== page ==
Asheville has been making plans to reduce its contribution to climate change since 2007, when City Council adopted its first energy and conservation goals. In all, at least 10 city ordinances and plans have directly addressed sustainability matters, the most recent being January 2020’s declaration of a climate emergency.
Now under development is one plan to rule them all. According to the city’s website, the Municipal Climate Action Plan, being drafted by Winston-Salem-based consultant AECOM for $95,000, “will incorporate all new additions of policies and resolutions while creating a road map on how to accomplish adopted goals” through 2030.
Work on the plan kicked off last September and was originally scheduled to wrap up by the first week of April. Progress has been slower than anticipated; a draft version, first slated for February, is not yet available, and Council’s eight-week planning calendar indicates that members won’t vote to approve the document until at least late October. (The city website lists “Fall 2022” as the current target for completion.)
However, Xpress was able to obtain all of AECOM’s work on the plan to date through a public records request. What does a review of those documents reveal about how the city plans to approach sustainability during what President Joe Biden has called the “decisive decade” for addressing climate change?
In the works
The most recent document from the planning process, dated July 29, is a “Draft Framework and High-Impact Activity List” that outlines three goals for “municipal activities over which the city has direct control.” The first aims for city-owned assets, including buildings, vehicles and water infrastructure, to be “resilient, sustainable and efficient.” The second goal would better integrate sustainability and climate considerations into city operations, while the third would support sustainability and resilience for the community outside City Hall.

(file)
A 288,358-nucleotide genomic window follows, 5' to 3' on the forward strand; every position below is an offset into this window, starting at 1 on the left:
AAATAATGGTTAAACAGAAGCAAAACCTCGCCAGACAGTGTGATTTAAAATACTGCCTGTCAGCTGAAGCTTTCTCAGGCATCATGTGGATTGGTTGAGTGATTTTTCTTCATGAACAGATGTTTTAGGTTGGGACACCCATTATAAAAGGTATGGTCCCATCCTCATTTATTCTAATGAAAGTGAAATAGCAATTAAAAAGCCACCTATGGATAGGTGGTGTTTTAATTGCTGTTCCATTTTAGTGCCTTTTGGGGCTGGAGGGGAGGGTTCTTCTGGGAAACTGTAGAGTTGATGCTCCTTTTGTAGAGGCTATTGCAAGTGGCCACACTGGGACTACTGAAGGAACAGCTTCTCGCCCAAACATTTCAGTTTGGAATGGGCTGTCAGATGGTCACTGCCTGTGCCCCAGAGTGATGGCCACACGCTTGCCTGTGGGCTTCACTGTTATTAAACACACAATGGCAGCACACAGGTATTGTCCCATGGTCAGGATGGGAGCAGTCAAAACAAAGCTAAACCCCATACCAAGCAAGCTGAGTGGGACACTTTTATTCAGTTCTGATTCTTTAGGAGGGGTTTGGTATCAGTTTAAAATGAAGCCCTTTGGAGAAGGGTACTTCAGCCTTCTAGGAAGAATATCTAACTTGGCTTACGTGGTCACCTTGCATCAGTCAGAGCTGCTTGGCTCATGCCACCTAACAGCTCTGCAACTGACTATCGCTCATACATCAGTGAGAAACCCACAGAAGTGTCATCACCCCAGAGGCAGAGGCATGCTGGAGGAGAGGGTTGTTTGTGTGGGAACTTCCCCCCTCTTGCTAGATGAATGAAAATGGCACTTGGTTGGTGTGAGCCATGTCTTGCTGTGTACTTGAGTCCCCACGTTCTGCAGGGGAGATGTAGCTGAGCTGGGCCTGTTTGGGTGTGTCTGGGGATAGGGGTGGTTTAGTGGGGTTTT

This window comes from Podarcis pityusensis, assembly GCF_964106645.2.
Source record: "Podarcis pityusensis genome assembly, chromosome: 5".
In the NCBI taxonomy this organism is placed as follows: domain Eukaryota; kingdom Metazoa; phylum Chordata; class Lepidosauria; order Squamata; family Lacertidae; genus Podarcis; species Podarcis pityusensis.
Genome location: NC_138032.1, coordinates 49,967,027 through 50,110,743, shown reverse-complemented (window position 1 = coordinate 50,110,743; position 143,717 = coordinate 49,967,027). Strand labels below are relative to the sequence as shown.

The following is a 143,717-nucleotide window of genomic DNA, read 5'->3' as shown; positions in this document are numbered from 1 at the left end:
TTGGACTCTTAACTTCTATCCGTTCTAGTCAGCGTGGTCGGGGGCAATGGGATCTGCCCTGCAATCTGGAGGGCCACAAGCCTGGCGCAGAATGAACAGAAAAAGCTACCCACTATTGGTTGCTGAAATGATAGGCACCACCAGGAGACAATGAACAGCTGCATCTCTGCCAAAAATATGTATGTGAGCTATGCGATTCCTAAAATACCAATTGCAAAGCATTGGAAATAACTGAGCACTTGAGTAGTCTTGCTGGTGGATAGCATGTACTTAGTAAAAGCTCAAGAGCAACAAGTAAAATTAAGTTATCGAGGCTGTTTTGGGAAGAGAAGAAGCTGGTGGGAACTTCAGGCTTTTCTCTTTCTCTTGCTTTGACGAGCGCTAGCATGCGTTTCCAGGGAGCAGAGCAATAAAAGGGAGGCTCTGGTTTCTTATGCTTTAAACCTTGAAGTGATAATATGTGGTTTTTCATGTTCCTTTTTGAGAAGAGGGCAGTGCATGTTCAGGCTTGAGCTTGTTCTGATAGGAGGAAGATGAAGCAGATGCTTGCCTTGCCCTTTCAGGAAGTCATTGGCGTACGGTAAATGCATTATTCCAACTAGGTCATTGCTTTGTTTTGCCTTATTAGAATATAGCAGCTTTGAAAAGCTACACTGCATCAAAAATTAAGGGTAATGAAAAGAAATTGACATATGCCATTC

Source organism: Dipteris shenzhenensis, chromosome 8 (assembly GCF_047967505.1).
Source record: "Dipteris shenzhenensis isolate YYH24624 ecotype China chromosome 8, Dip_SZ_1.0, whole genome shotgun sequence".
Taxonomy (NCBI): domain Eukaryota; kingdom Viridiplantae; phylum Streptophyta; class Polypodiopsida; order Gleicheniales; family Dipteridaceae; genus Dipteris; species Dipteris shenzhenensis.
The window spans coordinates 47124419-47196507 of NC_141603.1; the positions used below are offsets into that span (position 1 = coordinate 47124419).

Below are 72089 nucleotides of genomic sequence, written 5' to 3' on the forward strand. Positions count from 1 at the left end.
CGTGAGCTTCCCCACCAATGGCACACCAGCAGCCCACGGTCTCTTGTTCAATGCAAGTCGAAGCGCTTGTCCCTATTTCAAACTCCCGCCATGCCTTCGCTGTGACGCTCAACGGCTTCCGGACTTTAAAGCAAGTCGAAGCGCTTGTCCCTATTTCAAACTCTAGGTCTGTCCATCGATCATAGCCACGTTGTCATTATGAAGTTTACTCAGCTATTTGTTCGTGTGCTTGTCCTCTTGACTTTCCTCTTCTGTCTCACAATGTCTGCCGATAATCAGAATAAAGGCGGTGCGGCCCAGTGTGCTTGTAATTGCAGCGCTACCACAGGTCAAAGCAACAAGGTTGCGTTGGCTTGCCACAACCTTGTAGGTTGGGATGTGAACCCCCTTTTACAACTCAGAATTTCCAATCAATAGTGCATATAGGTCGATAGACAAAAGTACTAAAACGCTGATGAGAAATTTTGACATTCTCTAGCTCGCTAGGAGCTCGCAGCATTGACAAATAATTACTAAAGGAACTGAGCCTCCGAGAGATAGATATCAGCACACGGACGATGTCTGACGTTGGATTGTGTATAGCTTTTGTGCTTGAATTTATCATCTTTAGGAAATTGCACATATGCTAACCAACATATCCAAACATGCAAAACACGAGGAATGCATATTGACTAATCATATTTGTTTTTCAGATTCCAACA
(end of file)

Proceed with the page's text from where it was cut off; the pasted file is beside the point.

Activities listed under the first goal are the most directly related to meeting previous city targets, such as the 100% renewable energy goal set in 2018 and 4% annual emissions reduction goal set in 2011. The document suggests that Asheville might implement a rule requiring new government construction to include rooftop solar, enter into solar leases with Duke Energy and establish a “green fleet” policy to prioritize electric vehicles.
Day-to-day city operations would be guided to a greater extent by the Climate Justice Screening Tool, a decision-making framework developed earlier this year. Sustainability would be better integrated into employee training, and government purchase decisions would prioritize lower-carbon options.
In its interactions with the broader public, Asheville would explore partnerships for renewable energy and local food production. The city would also better communicate its climate efforts, providing an online dashboard with data on sustainability targets and creating a “sustainability and climate ambassador program to regularly engage front-line communities.”
Xpress reached out to Karen Massey, listed as AECOM’s project manager for the climate plan, for more information about these goals and their development; however, she did not respond to a request for comment.
Bumps on the road
While that draft framework looks toward the future, other documents developed during the planning process offer lessons from the past. A gap analysis from February, for example, flags “a lack of proactive and coordinated planning” by city staffers as an obstacle to meeting sustainability goals.